Gulf leaders have gathered in Saudi Arabia for a summit that is expected to see the end of a three-year embargo against Qatar by its neighbours.
Qatar’s Emir Sheikh Tamim Al Thani was greeted by Saudi Crown Prince Mohammed bin Salman on arrival in al-Ula.
On Monday night, Saudi Arabia reopened its borders to Qatar and a US official said an agreement would be signed.
Saudi Arabia, the United Arab Emirates, Bahrain and Egypt cut ties with Qatar after alleging it supported terrorists.
The tiny, gas-rich state denied the accusation and rejected a list of demands issued by its neighbours at the start of the crisis, which included downgrading diplomatic ties with Iran and shutting down the Doha-based Al Jazeera network.
In recent months, the US has intensified pressure for a resolution of the dispute, insisting Gulf unity is necessary to isolate Iran.
The lifting of the embargo on Qatar has taken months of patient, painstaking diplomacy, mostly by Kuwait, but with increasingly urgent prodding from the White House as the Trump presidency draws to a close.
The three-and-a-half year “blockade” has been immensely costly to both Qatar’s economy and to the notion of Gulf unity. Qataris will not forgive or forget in a hurry what they see as a stab in the back by their Gulf Arab neighbours.
But beyond the diplomatic rhetoric one country in particular – the UAE – has grave doubts that Qatar is actually going to change its ways. While Qatar denies supporting terrorism it has supported political Islamist movements in Gaza, Libya and elsewhere, notably the transnational Muslim Brotherhood which the UAE views as an existential threat to its monarchy.
Meanwhile, the embargo has, if anything, pushed Qatar closer to Saudi Arabia’s ideological enemies: Turkey and Iran.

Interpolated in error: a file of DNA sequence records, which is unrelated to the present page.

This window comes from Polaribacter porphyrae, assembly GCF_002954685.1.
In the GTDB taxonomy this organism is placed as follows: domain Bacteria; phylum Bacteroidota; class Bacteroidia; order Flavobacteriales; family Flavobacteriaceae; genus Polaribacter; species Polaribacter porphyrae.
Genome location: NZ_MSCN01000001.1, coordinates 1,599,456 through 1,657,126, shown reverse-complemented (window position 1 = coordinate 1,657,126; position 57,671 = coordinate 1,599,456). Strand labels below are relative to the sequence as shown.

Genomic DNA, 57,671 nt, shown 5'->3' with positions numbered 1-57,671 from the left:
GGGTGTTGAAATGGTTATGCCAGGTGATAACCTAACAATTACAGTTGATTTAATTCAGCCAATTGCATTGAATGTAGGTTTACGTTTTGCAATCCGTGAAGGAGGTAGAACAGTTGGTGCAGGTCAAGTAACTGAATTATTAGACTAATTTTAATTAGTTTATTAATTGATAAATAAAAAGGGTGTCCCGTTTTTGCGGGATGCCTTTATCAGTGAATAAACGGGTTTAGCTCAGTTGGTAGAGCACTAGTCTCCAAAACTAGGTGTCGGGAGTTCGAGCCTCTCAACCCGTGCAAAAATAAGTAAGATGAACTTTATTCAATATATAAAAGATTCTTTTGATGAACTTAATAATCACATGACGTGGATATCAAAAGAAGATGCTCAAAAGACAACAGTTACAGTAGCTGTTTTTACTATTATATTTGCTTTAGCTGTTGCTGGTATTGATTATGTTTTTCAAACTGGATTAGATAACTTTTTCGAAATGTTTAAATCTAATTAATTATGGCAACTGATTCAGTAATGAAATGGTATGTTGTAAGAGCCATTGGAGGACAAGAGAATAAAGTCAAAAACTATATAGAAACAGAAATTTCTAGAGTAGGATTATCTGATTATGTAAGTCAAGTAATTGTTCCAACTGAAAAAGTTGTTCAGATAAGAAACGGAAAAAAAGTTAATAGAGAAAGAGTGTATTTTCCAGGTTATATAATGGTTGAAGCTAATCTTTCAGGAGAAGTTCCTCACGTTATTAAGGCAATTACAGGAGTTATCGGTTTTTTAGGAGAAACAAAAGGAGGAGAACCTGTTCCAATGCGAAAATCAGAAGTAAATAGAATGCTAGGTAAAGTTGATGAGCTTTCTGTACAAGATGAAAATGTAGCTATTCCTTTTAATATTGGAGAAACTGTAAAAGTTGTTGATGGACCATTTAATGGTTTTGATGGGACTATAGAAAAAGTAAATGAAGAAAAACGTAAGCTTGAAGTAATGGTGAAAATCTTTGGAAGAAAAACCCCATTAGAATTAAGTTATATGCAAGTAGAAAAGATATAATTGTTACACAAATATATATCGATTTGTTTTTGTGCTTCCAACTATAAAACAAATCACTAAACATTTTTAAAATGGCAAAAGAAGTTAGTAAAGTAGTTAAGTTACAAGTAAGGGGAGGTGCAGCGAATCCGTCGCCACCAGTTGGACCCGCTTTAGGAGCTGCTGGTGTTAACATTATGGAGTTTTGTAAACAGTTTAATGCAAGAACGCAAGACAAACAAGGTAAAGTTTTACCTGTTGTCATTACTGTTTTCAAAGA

How did we get here?
The breakthrough was announced on TV on Monday night by Kuwaiti Foreign Minister Ahmad Nasser Al Sabah.
Mediation efforts led by Kuwait had achieved little until recently, but in the past few months there were growing signs of a resolution to the dispute.
The US has taken a more visible role and the US official said President Donald Trump’s son-in-law and senior adviser, Jared Kushner, would attend the signing of the agreement on Tuesday.
Saudi Crown Prince Mohammed bin Salman said on Monday the summit was aimed at “reunification and solidarity in facing the challenges in our region”, according to the official Saudi Press Agency.
A source involved in organising the summit said the Saudi decision to open its air space and land and sea borders was the confidence-building step needed to ensure the emir of Qatar’s attendance, BBC Chief International Correspondent Lyse Doucet reports.
In 2017, when the embargo was imposed, the emir said he would not travel to any country which restricted the entry of Qatari citizens.
“This is the biggest breakthrough we’ve had to date,” a senior Trump administration official was quoted as saying by the Wall Street Journal.
“It doesn’t mean they will love each other and be best friends, but it does mean they will be able to work together.”